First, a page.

Anxiety and depression are leading causes of disease and disability around the world. In the U.S. alone, anxiety disorders affect 40M adults each year and close to 20M experience at least one major depressive episode. Compounding the problem is Covid-19: this JAMA report, for example, found a 3-fold increase in depression.
All this against a backdrop of the standard medications like Zoloft and Paxil failing too many people. Not only will they not work, or work well, they come with side effects such as worsening the underlying mental health condition, weight gain, or sexual dysfunction, resulting in patients discontinuing treatment.
Since “pharmacotherapeutic options remain subpar” and because “an increasing number of people struggling with anxiety and/or depression are trying cannabis products for symptom management,” researchers in the U.S. looked into whether medicinal cannabis helps people deal with their symptoms.
They enrolled 538 people suffering from depression & anxiety, 368 of whom used medicinal cannabis to control their symptoms and 170 who didn’t but were considering it (the control group). The investigators compared the two groups at baseline using questionnaires to measure various health outcomes.
Results: Medicinal cannabis users reported less severe depression – but not anxiety; and superior sleep, quality of life, and lower average pain relative to the non-users. This effect was strongest among participants using CBD-dominant products (vs THC-dominant or balanced CBD:THC).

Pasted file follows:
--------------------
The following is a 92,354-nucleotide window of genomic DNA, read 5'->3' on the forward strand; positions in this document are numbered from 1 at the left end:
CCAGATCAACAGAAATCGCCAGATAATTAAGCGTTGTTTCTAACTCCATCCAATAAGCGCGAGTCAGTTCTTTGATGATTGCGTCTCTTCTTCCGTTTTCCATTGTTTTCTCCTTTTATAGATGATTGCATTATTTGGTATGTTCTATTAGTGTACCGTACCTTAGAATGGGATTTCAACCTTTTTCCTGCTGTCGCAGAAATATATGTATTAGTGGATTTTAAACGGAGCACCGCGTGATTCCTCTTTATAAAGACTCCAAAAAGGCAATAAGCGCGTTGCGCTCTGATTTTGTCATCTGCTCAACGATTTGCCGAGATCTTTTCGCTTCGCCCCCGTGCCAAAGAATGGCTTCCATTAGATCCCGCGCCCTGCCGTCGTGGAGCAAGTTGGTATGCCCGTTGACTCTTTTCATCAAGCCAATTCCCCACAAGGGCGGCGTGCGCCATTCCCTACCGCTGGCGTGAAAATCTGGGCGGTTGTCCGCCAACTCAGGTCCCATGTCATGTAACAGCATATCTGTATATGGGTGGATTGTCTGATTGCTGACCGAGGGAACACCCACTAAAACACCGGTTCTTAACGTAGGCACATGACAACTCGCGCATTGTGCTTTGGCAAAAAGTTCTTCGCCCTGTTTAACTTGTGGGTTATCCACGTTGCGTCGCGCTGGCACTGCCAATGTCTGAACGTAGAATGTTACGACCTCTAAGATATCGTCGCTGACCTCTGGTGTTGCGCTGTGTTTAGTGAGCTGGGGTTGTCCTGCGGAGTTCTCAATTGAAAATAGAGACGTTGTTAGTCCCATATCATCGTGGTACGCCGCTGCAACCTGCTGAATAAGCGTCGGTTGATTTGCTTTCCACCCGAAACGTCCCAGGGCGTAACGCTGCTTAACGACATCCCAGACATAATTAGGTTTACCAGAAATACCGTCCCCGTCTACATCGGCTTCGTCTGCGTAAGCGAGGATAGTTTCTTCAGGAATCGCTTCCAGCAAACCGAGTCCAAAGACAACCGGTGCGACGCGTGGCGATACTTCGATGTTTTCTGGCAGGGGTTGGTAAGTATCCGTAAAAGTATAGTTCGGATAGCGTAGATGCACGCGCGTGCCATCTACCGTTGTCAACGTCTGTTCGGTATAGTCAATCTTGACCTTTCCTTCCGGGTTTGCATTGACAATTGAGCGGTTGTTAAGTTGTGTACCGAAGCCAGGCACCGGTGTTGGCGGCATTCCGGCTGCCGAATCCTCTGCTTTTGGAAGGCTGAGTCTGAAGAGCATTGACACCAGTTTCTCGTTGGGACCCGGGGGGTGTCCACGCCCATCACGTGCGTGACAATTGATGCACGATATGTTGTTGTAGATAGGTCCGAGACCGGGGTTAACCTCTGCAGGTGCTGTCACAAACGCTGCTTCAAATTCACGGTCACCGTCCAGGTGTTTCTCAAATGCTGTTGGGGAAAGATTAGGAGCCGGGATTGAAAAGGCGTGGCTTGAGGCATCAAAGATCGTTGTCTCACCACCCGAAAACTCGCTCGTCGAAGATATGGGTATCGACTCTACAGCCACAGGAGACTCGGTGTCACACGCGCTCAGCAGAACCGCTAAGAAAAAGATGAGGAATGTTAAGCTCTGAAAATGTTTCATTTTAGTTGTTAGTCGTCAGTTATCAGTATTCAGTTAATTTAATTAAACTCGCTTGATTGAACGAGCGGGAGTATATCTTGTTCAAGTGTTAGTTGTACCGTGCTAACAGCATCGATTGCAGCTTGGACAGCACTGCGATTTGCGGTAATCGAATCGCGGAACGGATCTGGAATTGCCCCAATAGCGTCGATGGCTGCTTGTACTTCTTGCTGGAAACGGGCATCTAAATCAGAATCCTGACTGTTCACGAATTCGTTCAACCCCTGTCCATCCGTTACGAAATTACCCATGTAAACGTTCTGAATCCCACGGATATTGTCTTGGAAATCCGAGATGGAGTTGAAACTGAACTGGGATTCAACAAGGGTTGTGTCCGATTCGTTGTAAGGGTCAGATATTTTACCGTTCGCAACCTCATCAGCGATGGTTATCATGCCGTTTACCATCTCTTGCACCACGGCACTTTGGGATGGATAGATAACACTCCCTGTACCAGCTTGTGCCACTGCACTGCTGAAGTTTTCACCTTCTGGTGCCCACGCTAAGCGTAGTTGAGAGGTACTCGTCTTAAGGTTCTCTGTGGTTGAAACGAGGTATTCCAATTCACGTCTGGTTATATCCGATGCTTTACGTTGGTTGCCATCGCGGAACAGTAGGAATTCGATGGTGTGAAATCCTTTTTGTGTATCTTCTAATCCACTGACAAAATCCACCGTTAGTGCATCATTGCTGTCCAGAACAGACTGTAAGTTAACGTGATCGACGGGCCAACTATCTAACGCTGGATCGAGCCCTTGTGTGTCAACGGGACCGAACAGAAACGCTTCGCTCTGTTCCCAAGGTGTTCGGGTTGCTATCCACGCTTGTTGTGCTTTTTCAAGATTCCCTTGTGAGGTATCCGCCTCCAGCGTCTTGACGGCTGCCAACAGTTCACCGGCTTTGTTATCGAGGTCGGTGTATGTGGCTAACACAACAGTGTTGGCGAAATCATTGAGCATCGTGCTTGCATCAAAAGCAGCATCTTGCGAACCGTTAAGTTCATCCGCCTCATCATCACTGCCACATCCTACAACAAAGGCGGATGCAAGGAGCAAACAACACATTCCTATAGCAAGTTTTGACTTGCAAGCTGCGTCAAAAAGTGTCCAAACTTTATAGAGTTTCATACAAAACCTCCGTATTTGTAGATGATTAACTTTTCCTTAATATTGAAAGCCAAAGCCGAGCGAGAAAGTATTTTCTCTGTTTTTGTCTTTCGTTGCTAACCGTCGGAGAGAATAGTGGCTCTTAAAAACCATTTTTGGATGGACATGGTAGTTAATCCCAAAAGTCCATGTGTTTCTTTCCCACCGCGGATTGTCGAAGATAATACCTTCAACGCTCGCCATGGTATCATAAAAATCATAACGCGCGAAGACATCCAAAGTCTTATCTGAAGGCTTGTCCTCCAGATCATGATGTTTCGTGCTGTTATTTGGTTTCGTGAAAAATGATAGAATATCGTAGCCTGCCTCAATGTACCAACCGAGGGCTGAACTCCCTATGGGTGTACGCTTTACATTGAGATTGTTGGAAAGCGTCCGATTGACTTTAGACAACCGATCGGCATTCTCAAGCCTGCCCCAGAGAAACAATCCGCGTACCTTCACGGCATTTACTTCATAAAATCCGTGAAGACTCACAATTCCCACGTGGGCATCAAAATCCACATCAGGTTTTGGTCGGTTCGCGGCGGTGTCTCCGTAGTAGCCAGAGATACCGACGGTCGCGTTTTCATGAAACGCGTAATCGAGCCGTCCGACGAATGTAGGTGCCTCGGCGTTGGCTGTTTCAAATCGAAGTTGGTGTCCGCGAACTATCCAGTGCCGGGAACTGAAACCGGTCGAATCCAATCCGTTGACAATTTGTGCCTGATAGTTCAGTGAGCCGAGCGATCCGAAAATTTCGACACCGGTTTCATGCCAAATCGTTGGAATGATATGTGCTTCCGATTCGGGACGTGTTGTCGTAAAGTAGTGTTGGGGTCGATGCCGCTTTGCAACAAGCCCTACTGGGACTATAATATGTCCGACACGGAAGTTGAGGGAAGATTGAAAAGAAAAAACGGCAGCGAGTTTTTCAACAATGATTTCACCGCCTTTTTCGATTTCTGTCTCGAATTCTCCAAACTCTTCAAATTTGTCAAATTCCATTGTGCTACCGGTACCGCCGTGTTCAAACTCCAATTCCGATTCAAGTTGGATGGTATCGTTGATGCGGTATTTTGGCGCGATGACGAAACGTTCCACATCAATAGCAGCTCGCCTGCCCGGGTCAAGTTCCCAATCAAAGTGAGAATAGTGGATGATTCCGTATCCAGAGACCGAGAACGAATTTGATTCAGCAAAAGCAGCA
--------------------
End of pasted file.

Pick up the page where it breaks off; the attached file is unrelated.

What’s more, on the anxiety front, when the control group initiated medicinal cannabis use during the follow-up period they showed a significant reduction in both depression and anxiety symptoms.
Importantly, these findings build on earlier work by this same research group & others:
Our group previously found that medicinal cannabis users reported reduced anxiety and depression when compared to a control group that was considering, but had not yet initiated medicinal cannabis. A handful of studies have previously examined the anxiolytic effects of THC and CBD in clinical populations, and most of these have found a positive effect.
Finally, a crucial finding that’s consistent throughout the literature: the side effects of medicinal cannabis were small:
Adverse effects attributed by participants to cannabis product use were infrequent, were more associated with THC-dominant product use, and, with the exception of nausea, were distinct from those typically associated with antidepressants … Our work shows a potential for [treatment] without many of the negative side effects associated with traditional antidepressants.
Physician and cannabis clinician Benjamin Caplan, MD, nicely sums up the research: